Organic Cotton is a material we’ve passionately endorsed because of its seemingly endless advantages over conventional cotton: the material is environmentally friendly, durable, and comfortable.
How does bamboo, of all things, get to be used in bedding?
Although bamboo products are not certified organic, they have their own merits and distinct advantages. Bamboo is grown without the use of pesticides, as it is naturally resistant to pest and fungi infestation. The plant is entirely self-sufficient and requires no fertilizer or irrigation, as it uses water more efficiently than cotton plants. It also absorbs more carbon dioxide from and releases more oxygen into the air than cotton. Once harvested, bamboo will sprout on its own and grow back fully within a year.
The Manufacturing Process
Bamboo plants are harvested and crushed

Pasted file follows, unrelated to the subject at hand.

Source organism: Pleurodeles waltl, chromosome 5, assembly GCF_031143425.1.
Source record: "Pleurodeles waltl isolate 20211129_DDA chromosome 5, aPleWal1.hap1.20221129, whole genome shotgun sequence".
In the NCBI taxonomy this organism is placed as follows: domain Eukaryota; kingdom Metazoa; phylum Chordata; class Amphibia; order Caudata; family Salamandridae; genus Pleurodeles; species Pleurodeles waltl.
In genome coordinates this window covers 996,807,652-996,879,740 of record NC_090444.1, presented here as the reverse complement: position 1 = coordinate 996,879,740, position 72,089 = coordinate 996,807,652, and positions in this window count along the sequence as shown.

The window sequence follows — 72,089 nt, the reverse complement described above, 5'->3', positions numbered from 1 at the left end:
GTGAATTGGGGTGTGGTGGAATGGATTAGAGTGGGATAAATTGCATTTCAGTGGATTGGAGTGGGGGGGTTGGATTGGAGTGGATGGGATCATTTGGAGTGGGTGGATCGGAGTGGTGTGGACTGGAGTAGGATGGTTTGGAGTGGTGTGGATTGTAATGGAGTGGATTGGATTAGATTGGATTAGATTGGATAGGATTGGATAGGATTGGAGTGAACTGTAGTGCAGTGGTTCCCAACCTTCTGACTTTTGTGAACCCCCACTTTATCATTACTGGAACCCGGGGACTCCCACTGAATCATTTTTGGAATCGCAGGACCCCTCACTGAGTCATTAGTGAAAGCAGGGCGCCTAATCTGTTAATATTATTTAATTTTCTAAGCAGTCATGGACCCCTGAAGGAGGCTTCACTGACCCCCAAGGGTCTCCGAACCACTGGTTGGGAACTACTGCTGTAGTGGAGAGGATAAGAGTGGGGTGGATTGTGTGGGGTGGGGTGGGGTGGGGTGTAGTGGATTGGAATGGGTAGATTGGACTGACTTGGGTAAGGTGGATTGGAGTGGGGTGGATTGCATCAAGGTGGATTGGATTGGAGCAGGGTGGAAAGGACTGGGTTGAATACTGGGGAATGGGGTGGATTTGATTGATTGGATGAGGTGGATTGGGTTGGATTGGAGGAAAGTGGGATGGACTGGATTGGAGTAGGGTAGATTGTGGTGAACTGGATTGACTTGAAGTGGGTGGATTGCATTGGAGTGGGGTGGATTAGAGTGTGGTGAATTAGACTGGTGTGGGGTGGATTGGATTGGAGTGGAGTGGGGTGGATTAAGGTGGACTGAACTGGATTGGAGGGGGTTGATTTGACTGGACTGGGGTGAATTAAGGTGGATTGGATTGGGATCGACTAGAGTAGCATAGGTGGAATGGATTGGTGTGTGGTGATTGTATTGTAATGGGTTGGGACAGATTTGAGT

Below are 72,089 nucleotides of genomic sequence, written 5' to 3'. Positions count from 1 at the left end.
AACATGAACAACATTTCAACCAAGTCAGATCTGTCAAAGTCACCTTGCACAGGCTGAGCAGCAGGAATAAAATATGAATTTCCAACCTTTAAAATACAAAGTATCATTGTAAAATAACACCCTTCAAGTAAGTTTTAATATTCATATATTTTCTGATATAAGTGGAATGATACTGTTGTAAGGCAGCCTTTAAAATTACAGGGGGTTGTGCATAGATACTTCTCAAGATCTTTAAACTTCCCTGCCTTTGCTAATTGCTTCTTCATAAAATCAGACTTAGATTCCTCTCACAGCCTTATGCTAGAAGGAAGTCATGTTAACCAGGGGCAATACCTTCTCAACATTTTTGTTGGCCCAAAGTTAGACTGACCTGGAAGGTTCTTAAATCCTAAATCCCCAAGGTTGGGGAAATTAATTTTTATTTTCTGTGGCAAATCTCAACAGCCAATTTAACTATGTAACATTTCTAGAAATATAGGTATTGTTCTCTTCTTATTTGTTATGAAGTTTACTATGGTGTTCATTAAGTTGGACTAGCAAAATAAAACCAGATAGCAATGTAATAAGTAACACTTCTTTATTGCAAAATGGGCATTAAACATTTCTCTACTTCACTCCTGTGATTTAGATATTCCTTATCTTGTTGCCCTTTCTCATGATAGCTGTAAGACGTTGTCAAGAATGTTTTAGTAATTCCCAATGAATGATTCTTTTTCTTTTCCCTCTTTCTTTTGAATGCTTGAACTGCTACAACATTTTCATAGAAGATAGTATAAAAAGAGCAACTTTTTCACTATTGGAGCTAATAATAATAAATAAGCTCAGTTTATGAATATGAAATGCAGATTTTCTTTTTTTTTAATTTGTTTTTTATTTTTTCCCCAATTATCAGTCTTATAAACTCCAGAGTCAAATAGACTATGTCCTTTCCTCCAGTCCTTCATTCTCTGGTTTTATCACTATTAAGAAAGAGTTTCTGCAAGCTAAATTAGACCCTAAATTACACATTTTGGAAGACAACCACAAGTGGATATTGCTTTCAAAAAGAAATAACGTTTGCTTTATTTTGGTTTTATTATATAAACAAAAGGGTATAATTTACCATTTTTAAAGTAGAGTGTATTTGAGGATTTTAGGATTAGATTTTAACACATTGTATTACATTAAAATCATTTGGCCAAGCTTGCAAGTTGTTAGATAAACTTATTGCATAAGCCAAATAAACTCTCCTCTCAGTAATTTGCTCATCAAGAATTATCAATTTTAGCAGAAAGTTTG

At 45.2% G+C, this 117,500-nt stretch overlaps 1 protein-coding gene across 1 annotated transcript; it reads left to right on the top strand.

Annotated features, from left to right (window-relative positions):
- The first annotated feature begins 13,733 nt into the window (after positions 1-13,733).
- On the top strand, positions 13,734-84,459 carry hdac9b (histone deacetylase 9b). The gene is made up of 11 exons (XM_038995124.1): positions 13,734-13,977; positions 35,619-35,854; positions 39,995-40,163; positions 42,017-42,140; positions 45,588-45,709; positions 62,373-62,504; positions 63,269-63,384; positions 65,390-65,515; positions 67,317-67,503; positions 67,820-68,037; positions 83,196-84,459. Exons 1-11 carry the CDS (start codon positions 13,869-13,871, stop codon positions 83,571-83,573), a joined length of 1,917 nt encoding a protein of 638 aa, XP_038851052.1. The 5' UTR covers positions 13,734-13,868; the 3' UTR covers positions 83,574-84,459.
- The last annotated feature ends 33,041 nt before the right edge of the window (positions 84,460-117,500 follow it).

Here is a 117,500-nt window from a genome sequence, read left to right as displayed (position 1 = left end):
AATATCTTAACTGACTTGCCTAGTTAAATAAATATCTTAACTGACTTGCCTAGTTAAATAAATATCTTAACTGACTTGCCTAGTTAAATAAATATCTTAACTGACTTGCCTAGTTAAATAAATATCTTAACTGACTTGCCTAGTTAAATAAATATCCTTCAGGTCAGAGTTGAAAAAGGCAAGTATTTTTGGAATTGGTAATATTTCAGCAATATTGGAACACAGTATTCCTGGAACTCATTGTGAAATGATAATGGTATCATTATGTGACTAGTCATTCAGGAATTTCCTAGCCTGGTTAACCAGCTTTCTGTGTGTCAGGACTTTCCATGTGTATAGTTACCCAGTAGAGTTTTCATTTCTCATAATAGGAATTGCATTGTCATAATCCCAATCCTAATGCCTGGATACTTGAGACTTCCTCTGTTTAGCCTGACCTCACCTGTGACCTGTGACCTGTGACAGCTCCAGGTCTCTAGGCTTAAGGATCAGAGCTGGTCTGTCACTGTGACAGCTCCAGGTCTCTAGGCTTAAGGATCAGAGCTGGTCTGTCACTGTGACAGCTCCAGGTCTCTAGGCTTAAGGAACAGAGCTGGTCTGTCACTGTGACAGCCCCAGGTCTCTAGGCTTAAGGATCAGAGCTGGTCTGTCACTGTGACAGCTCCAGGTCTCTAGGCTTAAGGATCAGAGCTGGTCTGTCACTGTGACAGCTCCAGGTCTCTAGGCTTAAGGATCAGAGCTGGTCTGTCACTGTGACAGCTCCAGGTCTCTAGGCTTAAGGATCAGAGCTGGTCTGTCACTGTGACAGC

Enzymes are used to break bamboo walls into a mushy mass
Bamboo fibers are then mechanically extracted and spun into threads
The resulting material has a lot of surprising benefits that make it excellent bedding. Bamboo is naturally hypoallergenic, antimicrobial, and antibacterial, making it perfect for sleepers with sensitive skin.
Q: Is bamboo organic?
A: While bamboo fabric is natural and produced ethically and sustainably, it is not certified organic.
It is, however, breathable and absorbent, regulating temperatures and wicking away moisture from the skin. The material is also biodegradable, UV protective, and most importantly, soft to the touch.
So how do we choose between Organic Cotton and Bamboo?
Both are soft, eco-friendly, and durable materials ideal for sensitive sleepers. Only Organic Cotton is additionally certified with health benefits for its users as well as those involved in its processing. That being said, Bamboo is distinctly silky, delicate, and more breathable.